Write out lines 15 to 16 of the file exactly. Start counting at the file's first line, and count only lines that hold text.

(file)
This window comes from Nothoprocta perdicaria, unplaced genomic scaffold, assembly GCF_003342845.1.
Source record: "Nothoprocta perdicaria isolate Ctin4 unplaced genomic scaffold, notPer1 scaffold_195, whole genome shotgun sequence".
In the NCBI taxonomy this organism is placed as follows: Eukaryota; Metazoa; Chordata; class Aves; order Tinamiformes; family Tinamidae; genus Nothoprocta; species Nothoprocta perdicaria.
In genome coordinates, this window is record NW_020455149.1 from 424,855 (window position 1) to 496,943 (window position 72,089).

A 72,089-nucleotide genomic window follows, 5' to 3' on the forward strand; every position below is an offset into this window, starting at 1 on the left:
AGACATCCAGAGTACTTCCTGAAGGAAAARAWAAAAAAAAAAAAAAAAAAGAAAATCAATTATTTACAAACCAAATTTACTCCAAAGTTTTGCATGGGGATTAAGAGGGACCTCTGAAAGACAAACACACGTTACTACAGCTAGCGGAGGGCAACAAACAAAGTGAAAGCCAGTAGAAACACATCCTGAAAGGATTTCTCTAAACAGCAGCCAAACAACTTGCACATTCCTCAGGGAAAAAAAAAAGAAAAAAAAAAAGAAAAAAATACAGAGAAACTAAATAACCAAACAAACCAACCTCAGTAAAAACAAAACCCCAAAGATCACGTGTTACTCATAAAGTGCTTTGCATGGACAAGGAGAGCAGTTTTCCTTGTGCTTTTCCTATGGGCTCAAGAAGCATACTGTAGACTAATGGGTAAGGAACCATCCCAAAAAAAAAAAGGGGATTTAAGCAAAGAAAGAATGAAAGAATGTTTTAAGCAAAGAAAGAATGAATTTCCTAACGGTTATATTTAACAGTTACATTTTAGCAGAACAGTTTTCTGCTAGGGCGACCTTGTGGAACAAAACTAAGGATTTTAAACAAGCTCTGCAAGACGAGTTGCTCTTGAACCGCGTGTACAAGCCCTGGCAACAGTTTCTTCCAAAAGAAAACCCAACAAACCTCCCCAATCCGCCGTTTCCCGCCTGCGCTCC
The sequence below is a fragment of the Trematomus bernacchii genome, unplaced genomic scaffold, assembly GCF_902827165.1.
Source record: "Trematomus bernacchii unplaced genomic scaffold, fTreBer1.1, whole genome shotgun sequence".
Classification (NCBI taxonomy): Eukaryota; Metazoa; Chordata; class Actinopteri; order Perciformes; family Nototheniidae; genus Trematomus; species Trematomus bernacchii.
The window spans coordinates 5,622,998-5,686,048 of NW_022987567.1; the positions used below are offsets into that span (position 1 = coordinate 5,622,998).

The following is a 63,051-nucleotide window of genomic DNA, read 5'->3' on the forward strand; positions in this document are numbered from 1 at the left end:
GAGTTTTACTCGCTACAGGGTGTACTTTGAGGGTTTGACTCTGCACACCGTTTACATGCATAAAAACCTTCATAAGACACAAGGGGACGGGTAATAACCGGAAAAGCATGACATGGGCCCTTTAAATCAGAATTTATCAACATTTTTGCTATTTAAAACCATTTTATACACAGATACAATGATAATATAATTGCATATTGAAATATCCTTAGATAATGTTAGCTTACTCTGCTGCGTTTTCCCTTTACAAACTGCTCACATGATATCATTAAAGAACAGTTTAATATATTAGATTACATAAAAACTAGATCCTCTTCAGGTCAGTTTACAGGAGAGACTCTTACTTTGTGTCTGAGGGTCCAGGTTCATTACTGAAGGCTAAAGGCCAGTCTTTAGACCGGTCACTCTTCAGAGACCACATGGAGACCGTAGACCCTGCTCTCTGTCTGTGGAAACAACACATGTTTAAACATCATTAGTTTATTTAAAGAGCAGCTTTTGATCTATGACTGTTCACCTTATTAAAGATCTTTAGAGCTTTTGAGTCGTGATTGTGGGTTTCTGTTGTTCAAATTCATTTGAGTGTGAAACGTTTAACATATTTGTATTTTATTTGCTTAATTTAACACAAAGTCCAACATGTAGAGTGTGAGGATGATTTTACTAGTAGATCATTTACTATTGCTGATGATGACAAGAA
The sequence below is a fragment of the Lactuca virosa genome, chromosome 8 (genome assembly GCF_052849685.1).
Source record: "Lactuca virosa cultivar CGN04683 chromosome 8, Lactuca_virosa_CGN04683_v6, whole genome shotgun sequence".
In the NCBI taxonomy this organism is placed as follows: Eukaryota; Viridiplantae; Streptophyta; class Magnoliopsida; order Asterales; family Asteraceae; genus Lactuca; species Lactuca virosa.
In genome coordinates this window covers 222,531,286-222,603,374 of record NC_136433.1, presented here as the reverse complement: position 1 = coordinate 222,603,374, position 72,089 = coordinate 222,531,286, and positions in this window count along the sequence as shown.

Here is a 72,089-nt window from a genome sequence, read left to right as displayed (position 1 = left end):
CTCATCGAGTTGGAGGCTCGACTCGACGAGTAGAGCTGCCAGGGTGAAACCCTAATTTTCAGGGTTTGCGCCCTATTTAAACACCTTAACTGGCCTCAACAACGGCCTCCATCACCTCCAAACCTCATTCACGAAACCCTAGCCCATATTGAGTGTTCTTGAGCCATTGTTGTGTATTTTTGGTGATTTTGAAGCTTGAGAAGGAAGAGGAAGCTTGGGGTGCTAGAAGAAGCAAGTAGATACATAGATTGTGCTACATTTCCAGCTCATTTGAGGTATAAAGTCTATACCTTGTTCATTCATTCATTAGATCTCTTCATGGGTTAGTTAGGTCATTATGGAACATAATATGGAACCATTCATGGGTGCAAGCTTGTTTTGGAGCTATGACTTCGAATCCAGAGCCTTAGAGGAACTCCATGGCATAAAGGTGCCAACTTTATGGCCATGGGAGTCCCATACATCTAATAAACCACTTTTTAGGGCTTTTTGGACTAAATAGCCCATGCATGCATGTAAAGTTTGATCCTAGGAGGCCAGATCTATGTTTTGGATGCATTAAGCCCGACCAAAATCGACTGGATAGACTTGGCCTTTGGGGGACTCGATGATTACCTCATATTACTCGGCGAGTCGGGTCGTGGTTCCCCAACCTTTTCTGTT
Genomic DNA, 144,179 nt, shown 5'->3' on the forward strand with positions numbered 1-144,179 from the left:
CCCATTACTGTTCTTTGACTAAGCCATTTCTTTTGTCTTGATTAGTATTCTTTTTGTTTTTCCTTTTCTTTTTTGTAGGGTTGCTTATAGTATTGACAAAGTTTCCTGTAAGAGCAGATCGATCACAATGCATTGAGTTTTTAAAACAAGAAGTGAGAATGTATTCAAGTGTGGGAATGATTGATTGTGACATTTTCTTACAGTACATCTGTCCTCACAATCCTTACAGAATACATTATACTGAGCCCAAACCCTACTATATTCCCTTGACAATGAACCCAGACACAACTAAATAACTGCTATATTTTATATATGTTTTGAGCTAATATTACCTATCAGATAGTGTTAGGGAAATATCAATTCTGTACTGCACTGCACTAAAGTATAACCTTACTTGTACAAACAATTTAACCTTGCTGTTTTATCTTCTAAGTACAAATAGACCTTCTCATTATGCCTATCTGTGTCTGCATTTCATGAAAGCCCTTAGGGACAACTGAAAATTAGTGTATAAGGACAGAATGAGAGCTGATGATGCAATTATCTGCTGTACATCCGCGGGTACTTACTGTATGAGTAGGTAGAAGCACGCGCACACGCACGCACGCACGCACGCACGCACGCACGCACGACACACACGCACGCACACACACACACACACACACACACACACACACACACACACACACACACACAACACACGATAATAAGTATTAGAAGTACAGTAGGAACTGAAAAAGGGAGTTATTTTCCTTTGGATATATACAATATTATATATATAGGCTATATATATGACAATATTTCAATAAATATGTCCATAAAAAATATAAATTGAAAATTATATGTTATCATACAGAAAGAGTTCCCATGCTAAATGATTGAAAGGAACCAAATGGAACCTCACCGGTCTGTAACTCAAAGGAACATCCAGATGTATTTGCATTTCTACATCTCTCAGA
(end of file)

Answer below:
In the NCBI taxonomy this organism is placed as follows: Eukaryota; Viridiplantae; Streptophyta; class Magnoliopsida; order Asterales; family Asteraceae; genus Lactuca; species Lactuca virosa.
In genome coordinates this window covers 222,531,286-222,603,374 of record NC_136433.1, presented here as the reverse complement: position 1 = coordinate 222,603,374, position 72,089 = coordinate 222,531,286, and positions in this window count along the sequence as shown.